Film: Karthik Calling Karthik
Director: Vijay Lalwani
Actors: Farhan Akhtar, Deepika Padukone
Every film, I suppose, is a suspense, given you’re not supposed to know what happens next. Unless, the movie was an outcome of a proven ‘formula’, named so for its predictable nature: a defined hero, heroine, villain, vamp etc, and only a slightly tweaked plot.
This one’s clearly not a formula film. It isn’t merely suspense for most parts either. It’s the kind of thriller that practically every Bollywood B, or big budget, genre flick aspires for. What most of those movies forget to slip in, over their scaled slickness, are ‘people like us’ on screen, who can help relate to the happenstance. As an instructor for any writing will stress upon, empathy is the key. The filmmaker here (first-time director Lalwani) knows how to hold that key well. Most Hindi moviemakers of the genre don’t.
Karthik (Akhtar) is a nondescript sort of employee who could merge with the cubicles of any office space. He is over-worked, presumably under-paid, and has a loser, ill-tempered boss lording over his construction company. In his quiet meekness, young Karthik finds a minute or two to glance at the hottest girl (Padukone) of his office. He writes her emails, but saves it for himself. He develops a parallel mental universe as many introverted people are known to. He notices everything. No one notices him.
Fired from work; no job now; no friends either; Karthik, a believing Hindu presumably, aspires for ‘there and after’, since he couldn’t do much ‘here and now’. He attempts suicide. A phone call saves him. It’s a landline instrument that rings every morning hence, and becomes his 5 am friend.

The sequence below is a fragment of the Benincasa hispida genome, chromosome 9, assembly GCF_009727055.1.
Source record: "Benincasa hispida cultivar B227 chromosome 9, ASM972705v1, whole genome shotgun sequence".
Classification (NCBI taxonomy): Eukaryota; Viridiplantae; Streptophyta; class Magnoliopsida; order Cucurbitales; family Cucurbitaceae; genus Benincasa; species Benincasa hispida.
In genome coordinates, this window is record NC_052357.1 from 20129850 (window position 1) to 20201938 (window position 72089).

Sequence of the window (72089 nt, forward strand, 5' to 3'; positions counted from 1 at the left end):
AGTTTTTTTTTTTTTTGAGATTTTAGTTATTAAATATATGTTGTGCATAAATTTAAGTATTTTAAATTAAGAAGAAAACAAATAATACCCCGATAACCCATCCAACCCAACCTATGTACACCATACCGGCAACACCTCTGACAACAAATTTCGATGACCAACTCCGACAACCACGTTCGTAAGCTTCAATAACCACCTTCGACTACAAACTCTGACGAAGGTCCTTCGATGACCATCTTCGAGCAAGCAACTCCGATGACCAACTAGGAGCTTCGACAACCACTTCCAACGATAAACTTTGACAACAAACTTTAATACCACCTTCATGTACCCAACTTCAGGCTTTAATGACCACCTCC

The voice at the other end appears to be his own. That alter ego gives Karthik his daily ‘mojo’. It instructs him on how to take on his ‘Hari Sadu’ boss, fight off his competitors, and get the girl he wants. Clark Kent rightly turns into a Super Man. Yet, in that filmic transformation, there is still the element of the real.
Karthik being Karthik is no smooth operator; he’s for his girl the “safe guy”: a harmless bloke, I’m sure you’ve met (if you aren’t one yourself), who become great friends with women, but remain single otherwise. The sweet, well-worded romance stays intrinsic to the genuine rivets of a thriller.
The genre of course has its limitations. And someone who’s seen the film before, will inevitable blurt out, what the film’s deal was, or, ‘Who’s the caller’. As an audience, you’re not always two steps behind the script either. But that doesn’t take away from how the film holds you, almost all the way. This isn't easy. I suspect you’re not going to love the sound of a ringing landline for a while. I hope you don’t question the workings of your brain as much.
Akhtar is certainly aware of his acting chops. He never pushes himself beyond the palatable; remains under-stated; retains the goofy sense of humour. He makes for that life-sized, middle-of-the-road, mid-class everyman that used to be the Hindi cinema’s leading man, up until only two decades ago. Come to think of it, that comfy spot was lately monopolised by Rahul Bose alone. It’s good to see more (Abhay Deol, Irrfan Khan, Kay Kay...), and better films as well.